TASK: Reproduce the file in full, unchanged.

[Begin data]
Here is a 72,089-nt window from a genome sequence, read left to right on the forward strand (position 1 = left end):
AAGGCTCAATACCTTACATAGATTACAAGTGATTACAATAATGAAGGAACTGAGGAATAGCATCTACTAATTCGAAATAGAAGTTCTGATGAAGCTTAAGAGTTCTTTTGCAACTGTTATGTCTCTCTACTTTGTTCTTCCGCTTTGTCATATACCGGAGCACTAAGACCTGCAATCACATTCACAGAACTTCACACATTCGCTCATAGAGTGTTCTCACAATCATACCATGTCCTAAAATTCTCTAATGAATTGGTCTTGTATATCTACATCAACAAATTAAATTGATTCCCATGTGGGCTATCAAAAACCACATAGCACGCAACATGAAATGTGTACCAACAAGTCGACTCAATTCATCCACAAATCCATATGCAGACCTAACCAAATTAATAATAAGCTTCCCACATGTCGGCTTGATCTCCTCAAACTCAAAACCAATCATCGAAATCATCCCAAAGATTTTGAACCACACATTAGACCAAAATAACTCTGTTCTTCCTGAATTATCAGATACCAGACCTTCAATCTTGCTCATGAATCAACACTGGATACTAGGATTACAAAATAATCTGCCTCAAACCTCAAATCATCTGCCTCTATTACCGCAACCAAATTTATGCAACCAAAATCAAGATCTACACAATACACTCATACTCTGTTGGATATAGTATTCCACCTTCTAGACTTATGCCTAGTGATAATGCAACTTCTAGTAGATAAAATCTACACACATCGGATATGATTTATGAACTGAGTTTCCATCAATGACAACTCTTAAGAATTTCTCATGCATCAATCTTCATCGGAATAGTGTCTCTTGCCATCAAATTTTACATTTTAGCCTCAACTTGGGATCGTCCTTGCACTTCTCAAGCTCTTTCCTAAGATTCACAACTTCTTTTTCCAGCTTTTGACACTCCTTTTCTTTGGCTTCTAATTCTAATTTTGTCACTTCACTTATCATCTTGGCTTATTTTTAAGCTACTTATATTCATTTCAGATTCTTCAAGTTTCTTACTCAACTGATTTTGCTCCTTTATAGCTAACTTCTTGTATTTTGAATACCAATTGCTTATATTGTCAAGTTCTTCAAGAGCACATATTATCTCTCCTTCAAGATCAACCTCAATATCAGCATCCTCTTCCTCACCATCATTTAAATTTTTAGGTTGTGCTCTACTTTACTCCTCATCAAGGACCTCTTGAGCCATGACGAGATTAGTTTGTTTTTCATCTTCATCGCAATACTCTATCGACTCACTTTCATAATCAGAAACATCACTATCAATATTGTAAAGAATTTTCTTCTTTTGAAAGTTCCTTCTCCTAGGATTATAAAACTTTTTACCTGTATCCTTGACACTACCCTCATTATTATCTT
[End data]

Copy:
Here is a 72,089-nt window from a genome sequence, read left to right on the forward strand (position 1 = left end):
AAGGCTCAATACCTTACATAGATTACAAGTGATTACAATAATGAAGGAACTGAGGAATAGCATCTACTAATTCGAAATAGAAGTTCTGATGAAGCTTAAGAGTTCTTTTGCAACTGTTATGTCTCTCTACTTTGTTCTTCCGCTTTGTCATATACCGGAGCACTAAGACCTGCAATCACATTCACAGAACTTCACACATTCGCTCATAGAGTGTTCTCACAATCATACCATGTCCTAAAATTCTCTAATGAATTGGTCTTGTATATCTACATCAACAAATTAAATTGATTCCCATGTGGGCTATCAAAAACCACATAGCACGCAACATGAAATGTGTACCAACAAGTCGACTCAATTCATCCACAAATCCATATGCAGACCTAACCAAATTAATAATAAGCTTCCCACATGTCGGCTTGATCTCCTCAAACTCAAAACCAATCATCGAAATCATCCCAAAGATTTTGAACCACACATTAGACCAAAATAACTCTGTTCTTCCTGAATTATCAGATACCAGACCTTCAATCTTGCTCATGAATCAACACTGGATACTAGGATTACAAAATAATCTGCCTCAAACCTCAAATCATCTGCCTCTATTACCGCAACCAAATTTATGCAACCAAAATCAAGATCTACACAATACACTCATACTCTGTTGGATATAGTATTCCACCTTCTAGACTTATGCCTAGTGATAATGCAACTTCTAGTAGATAAAATCTACACACATCGGATATGATTTATGAACTGAGTTTCCATCAATGACAACTCTTAAGAATTTCTCATGCATCAATCTTCATCGGAATAGTGTCTCTTGCCATCAAATTTTACATTTTAGCCTCAACTTGGGATCGTCCTTGCACTTCTCAAGCTCTTTCCTAAGATTCACAACTTCTTTTTCCAGCTTTTGACACTCCTTTTCTTTGGCTTCTAATTCTAATTTTGTCACTTCACTTATCATCTTGGCTTATTTTTAAGCTACTTATATTCATTTCAGATTCTTCAAGTTTCTTACTCAACTGATTTTGCTCCTTTATAGCTAACTTCTTGTATTTTGAATACCAATTGCTTATATTGTCAAGTTCTTCAAGAGCACATATTATCTCTCCTTCAAGATCAACCTCAATATCAGCATCCTCTTCCTCACCATCATTTAAATTTTTAGGTTGTGCTCTACTTTACTCCTCATCAAGGACCTCTTGAGCCATGACGAGATTAGTTTGTTTTTCATCTTCATCGCAATACTCTATCGACTCACTTTCATAATCAGAAACATCACTATCAATATTGTAAAGAATTTTCTTCTTTTGAAAGTTCCTTCTCCTAGGATTATAAAACTTTTTACCTGTATCCTTGACACTACCCTCATTATTATCTT